See more of the story – Hailey Dickinson can't participate in the Iowa caucuses. She's just 16 and, even if she were old enough to vote, she lives in the St. Paul suburb of Oakdale. While the high school junior can't drive either, that didn't stop her from getting up before dawn Friday to catch a ride to Iowa to spend a day off school knocking on doors for U.S. Sen. Elizabeth Warren of Massachusetts.

"Iowa sets the stage for everything," Dickinson said. "If we can get Elizabeth to win here, if she can start out strong, we can hopefully keep the momentum and finish up strong."

With the days ticking down to Monday's first-in-the-nation caucuses, carloads of volunteers from Minnesota have made trips down I-35 in ice and snow to try to persuade Iowans to side with their preferred candidates, ranging across the entire Democratic field. For some, it's a release of pent-up exuberance; for others, a chance to shape the outcome of a contest before Minnesota's primary on March 3.

The inflow includes some of the state's most visible Democrats, including Gov. Tim Walz and U.S. Rep. Ilhan Omar. Both are hitting the trail for this weekend's final push: Walz on behalf of Minnesota U.S. Sen. Amy Klobuchar, and Omar for Vermont U.S. Sen. Bernie Sanders.

There is no official tally, but the anecdotal evidence suggests that Iowa is seeing a surge of energy from Minnesota in 2020, and not just because Klobuchar is in contention.

"I can't go anywhere in Iowa without bumping into a Minnesotan," said Minnesota DFL Chair Ken Martin.

For some politically engaged Minnesotans, pre-caucus campaigning is something of a quadrennial tradition.

Surrogates and volunteers can play a key role in the field, helping candidates cover more ground and reach more voters in the lead-up to the vote. And recruiting from a border state makes sense given the proximity and regional similarities.

But the extra support has become especially crucial in recent weeks, as Klobuchar, Warren and Sanders have been stuck in Washington for the impeachment trial of President Donald Trump. Klobuchar has leaned heavily on proxies, including daughter Abigail, U.S. Rep. Angie Craig and Olympic gold medal curling coach Phill Drobnick. Walz and Lt. Gov. Peggy Flanagan also are part of her final Iowa ground game.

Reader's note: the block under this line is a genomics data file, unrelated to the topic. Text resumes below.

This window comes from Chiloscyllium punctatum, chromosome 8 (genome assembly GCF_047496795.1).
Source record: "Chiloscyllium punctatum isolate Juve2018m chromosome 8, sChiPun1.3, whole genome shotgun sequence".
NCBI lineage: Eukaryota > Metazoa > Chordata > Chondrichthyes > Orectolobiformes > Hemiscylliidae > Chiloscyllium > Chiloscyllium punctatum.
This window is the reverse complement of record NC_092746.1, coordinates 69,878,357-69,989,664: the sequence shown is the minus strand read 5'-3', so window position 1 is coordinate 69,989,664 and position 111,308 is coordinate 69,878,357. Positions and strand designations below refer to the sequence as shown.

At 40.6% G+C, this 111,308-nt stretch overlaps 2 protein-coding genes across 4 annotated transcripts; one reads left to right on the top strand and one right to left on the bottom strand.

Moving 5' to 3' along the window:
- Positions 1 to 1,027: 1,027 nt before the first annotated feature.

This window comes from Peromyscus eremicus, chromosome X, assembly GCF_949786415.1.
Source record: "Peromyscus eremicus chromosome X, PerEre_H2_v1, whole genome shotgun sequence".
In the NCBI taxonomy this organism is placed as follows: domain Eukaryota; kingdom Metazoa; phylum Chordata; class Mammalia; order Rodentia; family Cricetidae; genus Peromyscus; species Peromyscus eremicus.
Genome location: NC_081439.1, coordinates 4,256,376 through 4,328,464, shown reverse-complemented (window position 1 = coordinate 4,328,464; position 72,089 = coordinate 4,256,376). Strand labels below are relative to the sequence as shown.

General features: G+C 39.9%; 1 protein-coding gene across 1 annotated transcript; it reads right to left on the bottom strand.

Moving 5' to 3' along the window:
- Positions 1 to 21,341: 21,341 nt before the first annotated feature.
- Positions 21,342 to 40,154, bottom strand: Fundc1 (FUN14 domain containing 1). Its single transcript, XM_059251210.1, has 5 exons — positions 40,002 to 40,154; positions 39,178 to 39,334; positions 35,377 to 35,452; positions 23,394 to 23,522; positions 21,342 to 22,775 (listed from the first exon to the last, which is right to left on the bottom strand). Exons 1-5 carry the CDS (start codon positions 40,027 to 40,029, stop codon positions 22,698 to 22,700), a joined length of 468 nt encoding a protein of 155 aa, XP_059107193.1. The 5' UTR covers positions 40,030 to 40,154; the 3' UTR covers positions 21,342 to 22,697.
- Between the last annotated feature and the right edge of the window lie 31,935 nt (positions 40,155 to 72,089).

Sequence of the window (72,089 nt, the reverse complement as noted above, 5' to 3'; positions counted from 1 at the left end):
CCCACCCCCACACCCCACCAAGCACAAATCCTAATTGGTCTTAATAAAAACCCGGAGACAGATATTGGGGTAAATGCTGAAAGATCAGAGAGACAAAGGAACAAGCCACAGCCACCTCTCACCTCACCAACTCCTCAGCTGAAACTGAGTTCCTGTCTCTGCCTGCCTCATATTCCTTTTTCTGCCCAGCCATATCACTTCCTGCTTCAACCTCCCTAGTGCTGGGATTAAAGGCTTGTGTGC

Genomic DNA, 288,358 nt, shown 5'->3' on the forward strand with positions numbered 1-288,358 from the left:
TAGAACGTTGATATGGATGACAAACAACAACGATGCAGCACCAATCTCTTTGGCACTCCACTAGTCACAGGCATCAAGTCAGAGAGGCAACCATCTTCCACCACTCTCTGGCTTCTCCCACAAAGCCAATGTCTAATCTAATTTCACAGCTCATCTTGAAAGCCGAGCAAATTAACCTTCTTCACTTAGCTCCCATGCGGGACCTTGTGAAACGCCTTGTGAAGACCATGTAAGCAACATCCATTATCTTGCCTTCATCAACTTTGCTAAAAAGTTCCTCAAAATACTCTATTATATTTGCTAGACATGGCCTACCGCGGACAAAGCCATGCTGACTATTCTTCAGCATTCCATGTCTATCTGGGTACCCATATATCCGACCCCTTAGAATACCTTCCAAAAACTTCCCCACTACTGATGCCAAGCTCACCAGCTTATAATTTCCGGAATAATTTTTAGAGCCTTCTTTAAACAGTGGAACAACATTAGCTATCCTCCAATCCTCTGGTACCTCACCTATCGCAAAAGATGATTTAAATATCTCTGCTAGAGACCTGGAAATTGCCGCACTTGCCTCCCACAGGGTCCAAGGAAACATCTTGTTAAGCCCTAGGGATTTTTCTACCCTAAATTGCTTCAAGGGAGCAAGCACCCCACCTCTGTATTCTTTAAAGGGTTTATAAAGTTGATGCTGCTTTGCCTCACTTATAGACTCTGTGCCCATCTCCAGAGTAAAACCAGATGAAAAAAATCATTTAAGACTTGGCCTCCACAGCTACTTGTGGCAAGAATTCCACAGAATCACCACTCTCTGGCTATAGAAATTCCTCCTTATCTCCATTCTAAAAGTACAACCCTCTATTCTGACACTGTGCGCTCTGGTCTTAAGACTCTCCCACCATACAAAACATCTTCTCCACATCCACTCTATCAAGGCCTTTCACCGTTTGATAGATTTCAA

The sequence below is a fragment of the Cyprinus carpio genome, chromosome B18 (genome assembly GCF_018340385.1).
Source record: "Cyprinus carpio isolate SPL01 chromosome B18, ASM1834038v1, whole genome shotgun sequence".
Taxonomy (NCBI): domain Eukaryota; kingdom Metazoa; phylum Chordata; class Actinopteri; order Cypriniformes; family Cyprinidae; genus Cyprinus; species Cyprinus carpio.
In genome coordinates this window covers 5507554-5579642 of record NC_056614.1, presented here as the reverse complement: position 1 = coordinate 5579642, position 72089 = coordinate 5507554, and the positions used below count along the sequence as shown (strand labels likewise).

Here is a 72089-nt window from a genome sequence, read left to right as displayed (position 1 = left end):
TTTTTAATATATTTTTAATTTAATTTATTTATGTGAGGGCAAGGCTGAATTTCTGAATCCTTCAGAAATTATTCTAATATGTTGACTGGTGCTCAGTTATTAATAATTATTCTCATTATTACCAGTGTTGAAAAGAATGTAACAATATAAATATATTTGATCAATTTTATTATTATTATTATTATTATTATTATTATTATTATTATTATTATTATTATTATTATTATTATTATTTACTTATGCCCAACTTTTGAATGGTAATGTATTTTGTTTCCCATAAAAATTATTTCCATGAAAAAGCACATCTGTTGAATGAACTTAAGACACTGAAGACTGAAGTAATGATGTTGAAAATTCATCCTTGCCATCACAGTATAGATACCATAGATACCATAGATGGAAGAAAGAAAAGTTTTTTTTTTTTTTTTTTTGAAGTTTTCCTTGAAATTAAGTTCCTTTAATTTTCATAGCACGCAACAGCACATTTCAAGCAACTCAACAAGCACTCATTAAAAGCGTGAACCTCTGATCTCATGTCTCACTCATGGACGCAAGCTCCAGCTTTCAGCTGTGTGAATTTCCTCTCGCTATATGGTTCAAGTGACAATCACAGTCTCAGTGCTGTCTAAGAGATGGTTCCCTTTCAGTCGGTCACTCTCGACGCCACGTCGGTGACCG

They will follow St. Paul Mayor Melvin Carter and Duluth Mayor Emily Larson, who courted voters Friday on behalf of Klobuchar at a brick-walled coffee shop in Ames.

"Unfortunately, I'm one of those Iowans still shopping," Donna Gilligan, a 62-year-old independent contractor from nearby Nevada, Iowa, told Larson.

Larson was ready with a pitch.

"I'm here because I am a big fan of Amy," she said. "She's great to work with and is very reliable."

Gilligan had hoped to meet the Minnesota senator, one of the few candidates she has yet to see in person during the campaign.

While she remains torn between former South Bend Mayor Pete Buttigieg and Klobuchar, she said Larson's testament was reassuring.

"Honestly, in the big picture the surrogates are critical because then you know they're not alone," she said. "They can answer the question, 'What does she represent and what does she value?' "

Forty miles south, Omar addressed a packed room of Sanders backers preparing to knock on doors in Des Moines. Many in the room had traveled to Iowa from other states to mobilize caucus­goers.

"It is really important that people understand the power that they get to have once they are counted," Omar said. "We get to remind people that they are not really only going [to caucus] for themselves, they are going on behalf of all of us."

The crowded field of Democrats has motivated some Minnesotans to increase their commitment, or even volunteer for the first time.

Katie McMahon, a singer from south Minneapolis, has traveled south almost every weekend for the past month to canvass for Buttigieg in rural parts of the state. The only Saturday she missed, she said, was due to a snowstorm.

McMahon, a native of Ireland, said Buttigieg's message of unity inspired her to get involved in her first presidential campaign.

She's found most Iowans are receptive to overtures from their neighbors to the north.

"Surprisingly, they really love the idea that we had driven so far to talk to them," she said. "Most of them were Vikings fans, so that was another thing we got to talk about."

Chris Russert, a Sanders supporter who attends Minnesota State University, Mankato, is also a newcomer to presidential campaigning. At first, the very idea of campaigning far from home was intimidating for the self-described introvert. But last weekend, the 20-year-old from Nebraska crammed into his Nissan Altima and drove three hours south to canvass, call and cheer for Sanders. One of the events featured a more high-profile Sanders surrogate: U.S. Rep. Alexandria Ocasio-Cortez.

"I can either get so frustrated with the way the system is working that I can tune out or ... turn out and make a difference," Russert said.

For some newly minted Minnesota activists, the work doesn't stop with persuading Iowans to caucus for their candidate.

Dickinson, the high school student from Oakdale, said she aims to go beyond conversion as she tries to arm potential supporters with arguments and information they can use on undecided neighbors during the caucuses.

By the time she wrapped up at a campaign office in Ankeny on Friday evening, she'd knocked on an estimated 100 doors over the course of two daylong trips.

But Dickinson wasn't done. She said she planned to return at least one additional day this weekend, and possibly Monday if her parents let her skip school.

"[We're] pushing through to the finish," she said. "I'm tired, everyone is tired, but after Iowa is over we're going to take a little breath and get ready for the Minnesota primary."